I’ve been waiting for autumn to arrive, and it is here. I’m sitting on the couch in sweatpants, with a wool blanket over my lap and a kitten curled up next to me. The wind whips at our house, and it whistles over the chimney like when you blow air across the top of a glass bottle.
It’s been raining for days. Soccer was cancelled. It’s too wet to mow the lawn. For the first weekend in months, there was not. one. thing. on the calendar. Instead of doing house projects — painting trim, ripping out shrubbery — like we usually do during down time, you know what I did instead? I read an entire book yesterday.
It was a good day.
Today I’m making chicken noodle soup and helping our daughter bake bread. I’m going to wear slippers all day long. And I’ve started my next book, this time set in Illinois. A perfect October book: Something Wicked This Way Comes by Ray Bradbury.
It begins with a thunderstorm. I already love it.
Cabbages and pansies for garden boxes
We thought we were going to wait till spring to start any gardening, but none of us could stand waiting.
I’ve been poring over gardening books, planning the spring beds. Our house looked sad and bare, though, after we ripped out the previous owner’s shrubbery. So we decided, we can at least put in some evergreens for winter, right?
Hick’s Yew (Taxus x media “Hicksii”)
Japanese Holly (Ilex crenata “Helleri”)
With our freshly painted porch and door, we thought it might be nice to add some garden boxes too.
Fresh paint and garden boxes
We’ve never had garden boxes before. They are my new favorite thing about our house. Besides the turquoise front door. And the oak floors. And the kittens.
Pansies and flowering kale
We wanted something alive at our house when winter comes, and the man at the garden shop said pansies and cabbages would be great for garden boxes. The only real gardening I’ve done was in Florida, and I know nothing about winter plants. I am trusting blindly. Even if they don’t last through winter, though, they look awfully pretty now :-).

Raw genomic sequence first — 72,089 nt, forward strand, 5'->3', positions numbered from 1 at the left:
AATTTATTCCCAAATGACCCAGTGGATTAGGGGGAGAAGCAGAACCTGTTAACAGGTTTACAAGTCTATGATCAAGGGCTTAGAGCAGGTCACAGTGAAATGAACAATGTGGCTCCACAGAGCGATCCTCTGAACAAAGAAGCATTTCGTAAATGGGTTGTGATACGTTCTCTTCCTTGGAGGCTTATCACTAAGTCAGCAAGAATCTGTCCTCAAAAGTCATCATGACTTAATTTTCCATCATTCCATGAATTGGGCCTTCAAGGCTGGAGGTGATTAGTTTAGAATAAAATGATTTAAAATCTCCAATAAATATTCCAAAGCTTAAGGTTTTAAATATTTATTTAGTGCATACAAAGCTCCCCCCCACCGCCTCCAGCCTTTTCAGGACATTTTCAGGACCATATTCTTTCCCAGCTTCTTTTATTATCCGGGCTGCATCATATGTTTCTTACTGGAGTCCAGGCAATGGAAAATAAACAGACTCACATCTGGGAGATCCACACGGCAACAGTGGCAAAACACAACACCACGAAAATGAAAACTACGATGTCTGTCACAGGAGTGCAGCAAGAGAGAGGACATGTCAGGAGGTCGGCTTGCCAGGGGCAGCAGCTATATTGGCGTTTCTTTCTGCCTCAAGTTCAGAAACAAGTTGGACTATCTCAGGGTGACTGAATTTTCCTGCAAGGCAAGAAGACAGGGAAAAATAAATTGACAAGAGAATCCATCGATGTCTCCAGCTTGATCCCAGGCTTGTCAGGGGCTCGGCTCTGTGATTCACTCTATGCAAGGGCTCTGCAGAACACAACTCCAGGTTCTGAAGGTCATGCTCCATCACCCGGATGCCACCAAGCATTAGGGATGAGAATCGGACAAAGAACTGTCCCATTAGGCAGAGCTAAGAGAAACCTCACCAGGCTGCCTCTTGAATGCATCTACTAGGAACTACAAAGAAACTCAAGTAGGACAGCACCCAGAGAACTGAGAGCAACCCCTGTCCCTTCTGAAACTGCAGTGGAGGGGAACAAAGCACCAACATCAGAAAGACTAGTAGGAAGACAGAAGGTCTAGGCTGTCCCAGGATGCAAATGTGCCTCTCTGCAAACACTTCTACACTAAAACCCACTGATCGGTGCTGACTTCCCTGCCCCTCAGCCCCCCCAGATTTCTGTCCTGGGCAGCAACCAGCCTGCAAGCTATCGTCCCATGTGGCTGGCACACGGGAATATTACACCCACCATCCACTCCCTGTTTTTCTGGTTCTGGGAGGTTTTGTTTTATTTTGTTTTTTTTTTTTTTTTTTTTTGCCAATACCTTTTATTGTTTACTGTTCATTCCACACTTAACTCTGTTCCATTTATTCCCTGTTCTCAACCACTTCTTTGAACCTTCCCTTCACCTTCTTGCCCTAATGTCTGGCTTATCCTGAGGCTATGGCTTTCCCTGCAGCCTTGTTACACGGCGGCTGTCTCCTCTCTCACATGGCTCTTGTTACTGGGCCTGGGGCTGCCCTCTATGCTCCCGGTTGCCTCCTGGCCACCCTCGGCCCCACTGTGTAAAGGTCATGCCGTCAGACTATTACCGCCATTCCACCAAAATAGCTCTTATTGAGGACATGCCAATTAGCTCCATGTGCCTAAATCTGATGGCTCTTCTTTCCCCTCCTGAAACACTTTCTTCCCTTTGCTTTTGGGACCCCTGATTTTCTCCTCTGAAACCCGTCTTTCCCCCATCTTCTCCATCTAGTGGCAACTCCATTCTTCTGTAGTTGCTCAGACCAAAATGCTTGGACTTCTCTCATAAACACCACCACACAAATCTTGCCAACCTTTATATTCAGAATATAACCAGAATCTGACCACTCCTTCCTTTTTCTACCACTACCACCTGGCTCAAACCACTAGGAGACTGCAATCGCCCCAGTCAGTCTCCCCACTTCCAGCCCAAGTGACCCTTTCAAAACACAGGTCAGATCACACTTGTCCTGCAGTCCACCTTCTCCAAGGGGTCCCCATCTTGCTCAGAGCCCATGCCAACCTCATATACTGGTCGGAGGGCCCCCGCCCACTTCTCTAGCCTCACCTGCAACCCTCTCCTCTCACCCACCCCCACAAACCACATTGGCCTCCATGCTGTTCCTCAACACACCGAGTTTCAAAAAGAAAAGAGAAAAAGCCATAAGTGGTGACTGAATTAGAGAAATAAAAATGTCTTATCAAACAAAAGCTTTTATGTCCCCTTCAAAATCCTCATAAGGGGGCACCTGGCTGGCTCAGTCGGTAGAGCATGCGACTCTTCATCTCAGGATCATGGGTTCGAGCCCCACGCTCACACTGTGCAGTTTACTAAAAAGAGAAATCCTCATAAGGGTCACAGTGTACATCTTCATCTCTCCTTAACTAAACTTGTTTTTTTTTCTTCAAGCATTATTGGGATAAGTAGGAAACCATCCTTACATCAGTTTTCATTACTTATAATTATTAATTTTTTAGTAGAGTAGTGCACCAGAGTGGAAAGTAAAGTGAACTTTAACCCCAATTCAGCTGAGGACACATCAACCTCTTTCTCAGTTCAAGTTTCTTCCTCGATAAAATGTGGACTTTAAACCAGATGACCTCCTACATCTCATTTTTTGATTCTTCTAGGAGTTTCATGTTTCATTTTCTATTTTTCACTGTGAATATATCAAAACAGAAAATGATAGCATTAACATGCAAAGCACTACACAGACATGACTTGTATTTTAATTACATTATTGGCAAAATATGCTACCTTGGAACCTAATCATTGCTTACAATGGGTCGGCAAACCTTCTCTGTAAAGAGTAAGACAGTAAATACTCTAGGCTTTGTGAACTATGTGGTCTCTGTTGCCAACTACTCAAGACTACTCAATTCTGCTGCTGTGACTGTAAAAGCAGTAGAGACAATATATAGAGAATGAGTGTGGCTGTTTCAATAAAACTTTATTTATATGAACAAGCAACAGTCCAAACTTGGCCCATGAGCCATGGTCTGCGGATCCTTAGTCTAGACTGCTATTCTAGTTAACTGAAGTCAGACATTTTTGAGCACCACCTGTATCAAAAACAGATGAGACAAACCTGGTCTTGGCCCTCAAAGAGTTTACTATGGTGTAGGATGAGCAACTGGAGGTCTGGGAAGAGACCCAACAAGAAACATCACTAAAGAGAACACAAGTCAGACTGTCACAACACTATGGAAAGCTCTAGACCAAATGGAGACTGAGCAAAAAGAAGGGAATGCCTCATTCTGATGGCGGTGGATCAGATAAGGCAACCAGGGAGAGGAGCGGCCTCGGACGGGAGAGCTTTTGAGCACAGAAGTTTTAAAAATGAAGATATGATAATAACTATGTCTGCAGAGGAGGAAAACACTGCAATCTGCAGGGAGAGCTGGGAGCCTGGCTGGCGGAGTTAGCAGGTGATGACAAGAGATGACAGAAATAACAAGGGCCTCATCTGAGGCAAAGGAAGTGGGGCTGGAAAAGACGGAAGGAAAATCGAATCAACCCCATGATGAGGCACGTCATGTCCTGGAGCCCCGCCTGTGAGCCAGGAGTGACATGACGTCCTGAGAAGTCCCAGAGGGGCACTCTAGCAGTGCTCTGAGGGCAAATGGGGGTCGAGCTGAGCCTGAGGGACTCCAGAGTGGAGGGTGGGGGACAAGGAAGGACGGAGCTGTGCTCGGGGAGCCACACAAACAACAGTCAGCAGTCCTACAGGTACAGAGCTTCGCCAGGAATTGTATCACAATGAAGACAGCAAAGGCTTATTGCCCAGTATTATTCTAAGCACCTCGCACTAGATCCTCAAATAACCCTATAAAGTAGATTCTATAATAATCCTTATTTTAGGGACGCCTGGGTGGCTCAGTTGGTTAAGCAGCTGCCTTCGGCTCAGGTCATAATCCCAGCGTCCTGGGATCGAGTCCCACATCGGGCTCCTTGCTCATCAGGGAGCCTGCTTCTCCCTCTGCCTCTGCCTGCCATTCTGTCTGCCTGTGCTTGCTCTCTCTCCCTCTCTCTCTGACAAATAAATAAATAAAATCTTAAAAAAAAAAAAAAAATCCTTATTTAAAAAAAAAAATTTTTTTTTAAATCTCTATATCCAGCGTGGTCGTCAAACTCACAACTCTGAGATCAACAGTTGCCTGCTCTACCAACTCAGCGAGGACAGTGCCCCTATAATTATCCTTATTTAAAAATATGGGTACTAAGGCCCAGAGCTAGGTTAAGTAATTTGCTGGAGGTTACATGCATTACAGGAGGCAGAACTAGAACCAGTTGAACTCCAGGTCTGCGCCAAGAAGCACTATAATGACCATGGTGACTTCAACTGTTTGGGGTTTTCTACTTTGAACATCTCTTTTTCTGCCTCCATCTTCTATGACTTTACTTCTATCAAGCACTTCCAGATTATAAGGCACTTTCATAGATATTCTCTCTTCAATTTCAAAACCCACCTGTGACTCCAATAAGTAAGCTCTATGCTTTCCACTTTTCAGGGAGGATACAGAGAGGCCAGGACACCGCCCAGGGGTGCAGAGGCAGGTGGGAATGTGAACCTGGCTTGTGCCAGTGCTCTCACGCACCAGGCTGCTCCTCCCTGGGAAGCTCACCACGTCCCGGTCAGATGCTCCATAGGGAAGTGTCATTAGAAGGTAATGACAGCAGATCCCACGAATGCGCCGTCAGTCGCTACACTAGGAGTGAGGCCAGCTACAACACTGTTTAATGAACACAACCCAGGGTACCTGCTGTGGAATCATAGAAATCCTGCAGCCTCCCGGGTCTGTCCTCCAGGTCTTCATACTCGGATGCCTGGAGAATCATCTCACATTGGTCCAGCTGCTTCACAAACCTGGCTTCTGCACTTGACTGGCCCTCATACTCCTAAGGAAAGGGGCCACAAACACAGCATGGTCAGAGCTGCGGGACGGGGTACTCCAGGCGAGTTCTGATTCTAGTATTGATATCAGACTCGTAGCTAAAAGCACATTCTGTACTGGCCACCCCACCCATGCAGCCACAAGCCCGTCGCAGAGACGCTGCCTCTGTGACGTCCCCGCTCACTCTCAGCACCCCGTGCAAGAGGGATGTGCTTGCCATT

Garden box on the front porch rail
My coworker Jeremey DuVall wrote recently about adventuring. Specifically, he wrote about taking more microadventures: little adventures taken at little cost, that take you out of your normal routine, and can be done in your own back yard or your own small town.
I took his advice today. For my birthday, my son gave me a book on butterfly gardening with native plants, and now I’ve been bitten hard by the gardening bug. With a naked lawn — a blank slate — I decided I wanted to go find some ideas. So in the early morning, before the tailgaters were out for the big game tomorrow, I packed a water bottle, my real camera, and a Luna bar; slathered on sunscreen and donned a baseball cap; strapped on my day-pack; and I walked across town, across the Virginia Tech campus, to the University’s horticulture garden.
And boy did I find ideas. Now I want a butterfly garden, an herb garden, a woodland garden, a meadow garden, a waterfall, a pond with lily pads, and much, much more.
I would also like to identify the plant in the images below. Its fragrance drew me across the entire garden, and I want one. If you know what this is, please let me know!
I think my next microadventure might be a trip to the nursery.